It is interesting, also, to find this bird in these wooded parts of the country, for although there are a few acres of fern land to the east of Parua Bay, yet the Moa could not have lived here without entering the timbered country and feeding on roots which he would dig for with his powerful foot, or berries which would be within reach of his tall beak. However, the extensive flats and pipi banks, dry at low water, would furnish an abundant supply of food for the Moa, if he had a relish for molluscs or small fish, which is very probable, for Darwin (“Voyage of Beagle,” 2nd ed., p. 89) reports that “South American Ostriches, although they live on vegetable matter, such as roots and grass, are repeatedly seen at Bahia Blanca, lat. 39° S., on the Coast of Buenos Ayres, coming down at low water to the extensive mud banks, which are then dry, for the sake of eating—as the Gauchos say, of feeding on small fish; they readily take to the water, and have been seen at the Bay of San Blas, and at Port Valdez, in Patagonia, swimming from island to island.” So that the Moa might readily cross these rivers, or even Whangarei Harbour, to feed on the large flats which are there dry at low tide.
I think that further and accurate observation will prove the habitat the Moa to have been all over this North Western Peninsula. The sea beaches, such as I have described, are numerous all round the coast; those at Te Arai are very likely places, and the Limestone Caves at Waiapu and Whangarei are probably capable of telling some deeply interesting facts relative hereto. We only want more general interest awakened to bring these facts to our knowledge for the benefit of science.
These huge, wingless birds of the past have disappeared, and given place to other and perhaps more beautiful forms of life; it is no use guessing how long ago these creatures flourished on the earth; we certainly know that they lived in New Zealand down to very recent times, and we rightly judge that their disappearance in New Zealand was hastened and completed by the hand of hunters, who, to my mind, were, without doubt, the ancestors of the Maori.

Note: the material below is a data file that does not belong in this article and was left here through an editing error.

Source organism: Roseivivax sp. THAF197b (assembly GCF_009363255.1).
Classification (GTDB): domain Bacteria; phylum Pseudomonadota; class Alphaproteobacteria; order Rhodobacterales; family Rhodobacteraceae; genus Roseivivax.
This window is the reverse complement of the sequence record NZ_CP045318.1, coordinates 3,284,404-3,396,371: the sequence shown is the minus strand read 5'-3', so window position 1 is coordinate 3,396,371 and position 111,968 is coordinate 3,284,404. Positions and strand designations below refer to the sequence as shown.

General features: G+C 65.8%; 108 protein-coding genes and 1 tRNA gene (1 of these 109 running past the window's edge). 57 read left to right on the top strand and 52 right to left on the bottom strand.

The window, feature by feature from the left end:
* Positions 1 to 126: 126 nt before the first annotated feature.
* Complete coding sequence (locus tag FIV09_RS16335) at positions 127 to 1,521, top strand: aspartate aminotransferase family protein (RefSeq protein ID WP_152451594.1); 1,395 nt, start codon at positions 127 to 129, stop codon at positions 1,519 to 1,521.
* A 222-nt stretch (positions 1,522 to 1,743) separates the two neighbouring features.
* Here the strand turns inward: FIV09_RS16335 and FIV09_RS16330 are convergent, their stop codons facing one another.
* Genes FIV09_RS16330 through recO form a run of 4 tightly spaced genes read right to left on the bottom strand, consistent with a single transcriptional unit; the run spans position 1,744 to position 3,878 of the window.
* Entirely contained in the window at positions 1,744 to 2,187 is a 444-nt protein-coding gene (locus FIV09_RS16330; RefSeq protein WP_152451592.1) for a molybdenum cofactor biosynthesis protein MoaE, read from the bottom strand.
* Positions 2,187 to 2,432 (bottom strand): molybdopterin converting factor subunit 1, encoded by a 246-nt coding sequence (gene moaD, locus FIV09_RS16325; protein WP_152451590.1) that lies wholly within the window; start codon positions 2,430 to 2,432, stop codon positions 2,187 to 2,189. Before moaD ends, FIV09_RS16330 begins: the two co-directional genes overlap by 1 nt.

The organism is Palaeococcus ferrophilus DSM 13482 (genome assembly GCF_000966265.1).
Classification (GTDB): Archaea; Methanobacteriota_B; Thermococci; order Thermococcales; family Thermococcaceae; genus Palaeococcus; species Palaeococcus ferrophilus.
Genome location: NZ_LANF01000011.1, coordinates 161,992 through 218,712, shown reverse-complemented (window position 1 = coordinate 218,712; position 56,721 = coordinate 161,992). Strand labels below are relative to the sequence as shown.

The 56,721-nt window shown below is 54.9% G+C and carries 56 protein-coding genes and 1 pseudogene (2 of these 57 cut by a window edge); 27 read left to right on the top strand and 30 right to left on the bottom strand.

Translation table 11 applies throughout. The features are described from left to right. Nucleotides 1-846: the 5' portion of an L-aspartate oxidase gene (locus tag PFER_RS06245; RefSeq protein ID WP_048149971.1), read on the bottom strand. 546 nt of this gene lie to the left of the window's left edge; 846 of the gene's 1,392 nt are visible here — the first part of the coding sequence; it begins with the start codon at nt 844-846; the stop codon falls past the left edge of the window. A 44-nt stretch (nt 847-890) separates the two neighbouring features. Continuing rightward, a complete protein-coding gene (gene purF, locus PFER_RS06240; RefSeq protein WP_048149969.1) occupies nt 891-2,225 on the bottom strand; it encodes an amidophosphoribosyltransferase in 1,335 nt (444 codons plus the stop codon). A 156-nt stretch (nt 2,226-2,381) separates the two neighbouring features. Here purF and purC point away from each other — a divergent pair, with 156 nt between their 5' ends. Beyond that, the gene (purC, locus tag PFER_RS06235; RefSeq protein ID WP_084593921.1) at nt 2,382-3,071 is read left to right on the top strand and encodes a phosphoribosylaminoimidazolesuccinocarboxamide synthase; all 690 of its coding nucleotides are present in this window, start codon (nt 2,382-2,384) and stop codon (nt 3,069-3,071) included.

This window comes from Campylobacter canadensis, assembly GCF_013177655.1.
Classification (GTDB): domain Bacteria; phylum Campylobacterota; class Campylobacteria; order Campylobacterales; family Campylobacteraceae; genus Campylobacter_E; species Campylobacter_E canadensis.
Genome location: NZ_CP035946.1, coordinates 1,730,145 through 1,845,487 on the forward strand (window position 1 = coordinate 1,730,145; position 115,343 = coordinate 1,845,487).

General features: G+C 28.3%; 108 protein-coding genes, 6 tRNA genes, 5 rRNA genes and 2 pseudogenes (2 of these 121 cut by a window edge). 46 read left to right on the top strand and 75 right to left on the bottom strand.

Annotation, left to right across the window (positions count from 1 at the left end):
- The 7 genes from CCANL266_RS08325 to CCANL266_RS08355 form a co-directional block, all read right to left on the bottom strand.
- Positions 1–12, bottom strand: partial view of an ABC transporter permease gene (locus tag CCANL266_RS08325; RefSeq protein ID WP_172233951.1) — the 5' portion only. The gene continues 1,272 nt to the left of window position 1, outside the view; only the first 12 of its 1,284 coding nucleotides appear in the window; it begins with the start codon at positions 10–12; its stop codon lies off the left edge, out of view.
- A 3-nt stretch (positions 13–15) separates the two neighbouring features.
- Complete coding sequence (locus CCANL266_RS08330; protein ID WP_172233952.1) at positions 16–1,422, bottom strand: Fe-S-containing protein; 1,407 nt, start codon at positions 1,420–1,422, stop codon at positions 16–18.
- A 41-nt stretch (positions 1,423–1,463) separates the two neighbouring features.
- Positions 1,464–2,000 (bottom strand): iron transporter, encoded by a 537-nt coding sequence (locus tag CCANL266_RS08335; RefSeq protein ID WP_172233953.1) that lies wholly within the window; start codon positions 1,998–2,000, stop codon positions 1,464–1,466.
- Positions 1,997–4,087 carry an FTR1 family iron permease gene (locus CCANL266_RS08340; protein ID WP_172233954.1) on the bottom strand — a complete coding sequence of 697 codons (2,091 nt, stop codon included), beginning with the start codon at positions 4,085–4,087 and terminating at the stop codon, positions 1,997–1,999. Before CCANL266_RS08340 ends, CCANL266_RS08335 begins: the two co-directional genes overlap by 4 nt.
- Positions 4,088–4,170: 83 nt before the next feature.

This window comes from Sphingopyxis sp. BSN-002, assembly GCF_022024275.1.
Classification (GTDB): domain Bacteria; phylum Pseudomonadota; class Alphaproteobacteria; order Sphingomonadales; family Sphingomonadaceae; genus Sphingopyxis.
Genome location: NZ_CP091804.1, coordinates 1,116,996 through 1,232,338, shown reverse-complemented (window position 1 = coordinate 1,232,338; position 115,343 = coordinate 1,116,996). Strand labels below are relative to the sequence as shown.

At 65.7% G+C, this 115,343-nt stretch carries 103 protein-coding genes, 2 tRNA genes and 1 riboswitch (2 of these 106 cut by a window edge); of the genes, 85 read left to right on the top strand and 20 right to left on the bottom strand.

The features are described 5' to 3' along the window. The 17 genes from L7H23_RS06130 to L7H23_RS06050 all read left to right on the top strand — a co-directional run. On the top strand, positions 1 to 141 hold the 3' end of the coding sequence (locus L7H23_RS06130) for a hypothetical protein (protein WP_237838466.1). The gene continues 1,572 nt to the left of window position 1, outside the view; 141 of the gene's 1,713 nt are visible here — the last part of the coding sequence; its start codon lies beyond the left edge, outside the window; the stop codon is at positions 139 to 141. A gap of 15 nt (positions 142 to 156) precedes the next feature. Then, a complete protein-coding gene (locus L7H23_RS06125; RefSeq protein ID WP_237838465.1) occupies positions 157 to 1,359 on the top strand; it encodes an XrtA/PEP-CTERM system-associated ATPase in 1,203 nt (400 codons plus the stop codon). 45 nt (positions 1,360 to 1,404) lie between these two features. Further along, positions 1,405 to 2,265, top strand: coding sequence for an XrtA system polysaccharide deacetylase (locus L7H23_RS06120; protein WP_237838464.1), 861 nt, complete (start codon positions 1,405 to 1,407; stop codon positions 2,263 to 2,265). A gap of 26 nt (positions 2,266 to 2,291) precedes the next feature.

[The section below cannot be correctly rendered as it contains complex formatting. See the image of the page for a more accurate rendering.]
|Table of Measurements of Dinornis Bones from Pataua Near Whangarei.|
|Dimensions of Metatarsi, in inches.|
|*||*||*||Pr.||Pr.||*||*||Measurements of no practical value; specimens too much worn.|
|Circumference at Middle||5.25||4.5||4.875||4.0||4.5||4.375||3.125||2.25||3.0||3.0||2.625||2.625||2.5||2.5||2.5||2.75||2.5||2.5||2.25||2.25||2.5||2.25||3.0|
|Breadth, Proximal||3.75||3.0||3.125||2.75||3.0||2.125||1.625||1.9375 a pair.||1.9375||1.75||1.625||1.875||1.875||1.5||1.875||1.75||1.75||1.5||1.5||1.375||1.375|
|Dimensions of Tablæ, in Inches.||Dimensions of Femora, in Inches. ‡|
|Circumference at Middle||3.625||4.625||4.875||4.625||3.25||3.25||3.125||3.25||2.75||2.375||2.75||3.0||3.125||5.375||5.625||5.625||5.375||5.5||3.5||4.0||3.5||3.0||3.25||3.375||2.75||2.75||2.875|
|very Pr.||a pari.||a pari.||very Pr.||Pr.||a pari.||a pari.|
Metatarsi are generally more perfect and more numerous than other osseous portions; perhaps the hard dry skin protected the bone for some considerable period, or this bone may have contained less juice. F., fissured; Pr., perfect.
[Footnote] * Denotes that the bone has been denuded, and the measurement is short.
[Footnote] † The breadth proximal end is measured from the head of the Trochanter straight across, which does not always give the greatest breadth.
[Footnote] ‡ Thirteen Femora too imperfect to give any practical value to the measurements.